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Evaluating Web Pages

Types of Websites

Web Domains

Another key element to evaluating web pages is to consider the web domain. Web domains are located at the end of the URL. These indicate the type of website and can give important clues as to the type of content and credibility the site offers. Below are the most common web domains and how you can use them to evaluate the resource. 

.com
  • Websites ending in .com signal any commercial or for-profit website.
  • .com sites can have reliable information, but USE CAUTION and evaluate carefully.
.org
  • Websites ending in .org are organizational sites usually indicating a non-profit or noncommercial site. 
  • .org sites often contain very important information, but some can be biased in support if certain agendas. Review CAREFULLY and check for objectivity. 
.edu
  • Websites ending in .edu are educational sites for colleges and universities. 
  • Official .edu sites are reliable. Be wary of any student/professor webpages, as these could contain inaccurate information.
.gov
  • Websites ending in .gov are any U.S. State, Federal, or Local government sites. 
  • .gov sites are acceptable resources for research.

Quick Tip

When searching Google, you can construct your search to filter by certain web domains. Simply construct your search as follows:

Site: [domain] [search term]

Google Search Site: .org Travel

 

Web Page Types and Examples

Advocacy websites are sites sponsored by an organization attempting to influence public opinion (i.e. sell ideas). Typically the URL for these sites will be .org. Not all advocacy websites are extremely biased, but be sure to thoroughly review the content before using.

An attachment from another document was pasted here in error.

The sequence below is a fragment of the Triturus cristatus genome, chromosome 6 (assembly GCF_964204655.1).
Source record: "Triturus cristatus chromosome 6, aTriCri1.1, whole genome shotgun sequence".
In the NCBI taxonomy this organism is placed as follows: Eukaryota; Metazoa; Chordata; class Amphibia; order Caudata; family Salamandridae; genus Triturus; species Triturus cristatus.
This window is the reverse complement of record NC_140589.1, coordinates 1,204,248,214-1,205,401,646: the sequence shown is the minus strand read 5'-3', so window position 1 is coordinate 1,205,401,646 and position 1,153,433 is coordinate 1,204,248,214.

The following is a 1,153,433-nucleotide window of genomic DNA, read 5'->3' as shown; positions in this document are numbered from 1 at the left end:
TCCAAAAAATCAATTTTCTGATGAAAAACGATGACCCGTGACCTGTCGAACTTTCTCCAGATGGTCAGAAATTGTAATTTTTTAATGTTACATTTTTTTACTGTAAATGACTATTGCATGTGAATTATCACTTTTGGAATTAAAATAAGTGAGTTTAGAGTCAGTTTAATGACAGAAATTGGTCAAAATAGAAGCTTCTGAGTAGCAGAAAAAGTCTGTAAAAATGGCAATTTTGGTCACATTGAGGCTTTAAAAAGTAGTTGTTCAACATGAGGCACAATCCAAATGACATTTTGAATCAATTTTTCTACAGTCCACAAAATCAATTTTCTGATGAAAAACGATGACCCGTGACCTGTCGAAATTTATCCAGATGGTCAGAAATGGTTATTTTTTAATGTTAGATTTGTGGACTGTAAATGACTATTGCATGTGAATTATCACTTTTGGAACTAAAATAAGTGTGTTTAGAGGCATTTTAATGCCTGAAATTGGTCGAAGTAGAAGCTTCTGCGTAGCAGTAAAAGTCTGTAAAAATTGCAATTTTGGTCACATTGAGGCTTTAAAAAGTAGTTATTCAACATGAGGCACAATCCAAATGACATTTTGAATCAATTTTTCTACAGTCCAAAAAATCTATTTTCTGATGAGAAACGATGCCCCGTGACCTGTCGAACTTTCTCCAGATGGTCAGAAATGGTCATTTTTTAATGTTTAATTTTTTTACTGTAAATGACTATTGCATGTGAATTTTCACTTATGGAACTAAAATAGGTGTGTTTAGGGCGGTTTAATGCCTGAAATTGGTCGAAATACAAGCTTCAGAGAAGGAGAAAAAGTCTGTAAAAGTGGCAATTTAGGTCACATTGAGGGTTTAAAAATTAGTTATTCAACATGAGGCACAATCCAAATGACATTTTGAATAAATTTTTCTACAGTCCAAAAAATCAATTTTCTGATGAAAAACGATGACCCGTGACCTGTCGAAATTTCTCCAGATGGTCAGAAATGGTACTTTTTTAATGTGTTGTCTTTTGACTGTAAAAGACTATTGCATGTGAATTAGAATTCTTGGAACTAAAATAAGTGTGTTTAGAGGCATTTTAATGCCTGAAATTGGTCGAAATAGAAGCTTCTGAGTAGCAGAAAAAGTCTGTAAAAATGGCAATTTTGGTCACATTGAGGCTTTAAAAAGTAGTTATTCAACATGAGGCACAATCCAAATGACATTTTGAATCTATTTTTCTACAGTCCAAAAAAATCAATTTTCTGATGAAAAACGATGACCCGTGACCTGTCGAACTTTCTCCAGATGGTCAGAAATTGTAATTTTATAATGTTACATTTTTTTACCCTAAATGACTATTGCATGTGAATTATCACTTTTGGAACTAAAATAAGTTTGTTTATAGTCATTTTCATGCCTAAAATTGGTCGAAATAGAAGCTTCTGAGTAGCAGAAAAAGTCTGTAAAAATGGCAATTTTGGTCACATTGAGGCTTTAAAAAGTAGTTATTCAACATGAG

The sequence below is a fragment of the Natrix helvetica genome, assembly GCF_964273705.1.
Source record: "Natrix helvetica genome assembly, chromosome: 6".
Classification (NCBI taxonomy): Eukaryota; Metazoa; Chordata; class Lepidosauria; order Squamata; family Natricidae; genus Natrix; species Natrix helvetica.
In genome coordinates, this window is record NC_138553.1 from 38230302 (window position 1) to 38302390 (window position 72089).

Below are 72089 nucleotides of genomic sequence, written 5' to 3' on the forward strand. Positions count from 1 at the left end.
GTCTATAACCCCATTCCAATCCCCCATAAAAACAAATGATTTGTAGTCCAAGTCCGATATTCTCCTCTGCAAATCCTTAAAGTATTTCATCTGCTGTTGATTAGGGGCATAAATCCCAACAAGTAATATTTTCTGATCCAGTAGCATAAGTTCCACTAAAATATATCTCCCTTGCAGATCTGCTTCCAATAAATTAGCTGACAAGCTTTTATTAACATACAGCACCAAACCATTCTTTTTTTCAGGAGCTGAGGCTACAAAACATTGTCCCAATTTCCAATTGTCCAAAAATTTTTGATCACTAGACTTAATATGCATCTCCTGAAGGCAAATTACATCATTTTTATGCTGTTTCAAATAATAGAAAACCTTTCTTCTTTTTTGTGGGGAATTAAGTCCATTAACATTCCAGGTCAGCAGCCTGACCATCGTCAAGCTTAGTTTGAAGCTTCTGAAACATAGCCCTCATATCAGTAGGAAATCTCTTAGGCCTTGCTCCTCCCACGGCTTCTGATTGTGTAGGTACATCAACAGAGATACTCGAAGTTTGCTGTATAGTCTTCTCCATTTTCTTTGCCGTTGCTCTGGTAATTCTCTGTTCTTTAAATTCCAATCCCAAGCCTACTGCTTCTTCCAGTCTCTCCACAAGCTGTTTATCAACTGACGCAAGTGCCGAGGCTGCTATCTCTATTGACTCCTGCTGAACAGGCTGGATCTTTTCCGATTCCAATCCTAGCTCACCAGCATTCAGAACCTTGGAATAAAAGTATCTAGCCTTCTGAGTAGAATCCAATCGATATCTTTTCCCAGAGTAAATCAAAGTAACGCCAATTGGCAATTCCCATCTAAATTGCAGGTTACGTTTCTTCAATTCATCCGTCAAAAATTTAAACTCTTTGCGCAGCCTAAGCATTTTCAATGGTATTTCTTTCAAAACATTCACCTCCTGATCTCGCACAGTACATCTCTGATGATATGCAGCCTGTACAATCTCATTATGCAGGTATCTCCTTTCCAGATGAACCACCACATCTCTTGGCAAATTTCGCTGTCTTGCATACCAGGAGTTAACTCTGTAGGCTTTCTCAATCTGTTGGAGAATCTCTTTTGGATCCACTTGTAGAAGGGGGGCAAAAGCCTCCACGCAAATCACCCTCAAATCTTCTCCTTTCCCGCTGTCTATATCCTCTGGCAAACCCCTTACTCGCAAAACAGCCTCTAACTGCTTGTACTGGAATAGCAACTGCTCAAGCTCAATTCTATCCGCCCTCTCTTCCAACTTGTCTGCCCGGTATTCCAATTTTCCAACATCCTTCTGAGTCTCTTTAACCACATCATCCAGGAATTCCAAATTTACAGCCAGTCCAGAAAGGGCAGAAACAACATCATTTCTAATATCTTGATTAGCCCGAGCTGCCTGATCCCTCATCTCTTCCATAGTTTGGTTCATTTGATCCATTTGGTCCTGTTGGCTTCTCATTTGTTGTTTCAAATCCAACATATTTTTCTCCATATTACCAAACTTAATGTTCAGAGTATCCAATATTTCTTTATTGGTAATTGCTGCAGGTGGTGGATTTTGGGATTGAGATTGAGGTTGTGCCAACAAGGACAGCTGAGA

While evaluating the website, make sure to ask yourself:

  • How current is the information?
  • Is the content making extraordinary claims?
  • Has the information been reviewed?
  • How objective and impartial is the information?
  • Who is the author/publisher/source?

Examples:

Business and marketing websites are those sponsored by a commercial enterprise and are usually trying to sell or promote a product. The URL for these pages frequently ends in .com.

When evaluating these websites, be sure to ask yourself the following questions:

  • Are there dates on the pages to indicate when they we're published, or last visited?
  • Is there adequate information describing the nature of the company, it's owner, and the products sold?
  • Are there links to credible outside sources to verify company claims?
  • Is the motivation for the company and its content clear?
  • Are there advertisements on the pages?

Examples:

News websites are sites whose primary purpose is to provide current information to inform the public. The URL for news sites usually ends in .com. When using content from a news source, be sure to note if the information is an opinion or editorial piece, and be wary of Fake News. 

While evaluating the website, make sure to ask yourself:

  • When was the information published? 
  • Are sources for factual information clearly listed so they can be verified through another source?
  • Who is the author of the article and what are her/his credentials?
  • Is the website and author objective and unbiased? 

Examples:

 

Other types of websites you may wish to use could be informational websites, meaning those whose purpose is to provide specific, factual information to educate the public. The URL for these types of websites could end in any domain.   

While evaluating the website, make sure to ask yourself:

  • Are there dates related to the information, when it was gathered and when it was published?
  • Is the material under copyright? 
  • Is there supporting material and links to back the information?
  • Is there information describing the purpose of the sponsoring organization?

Examples: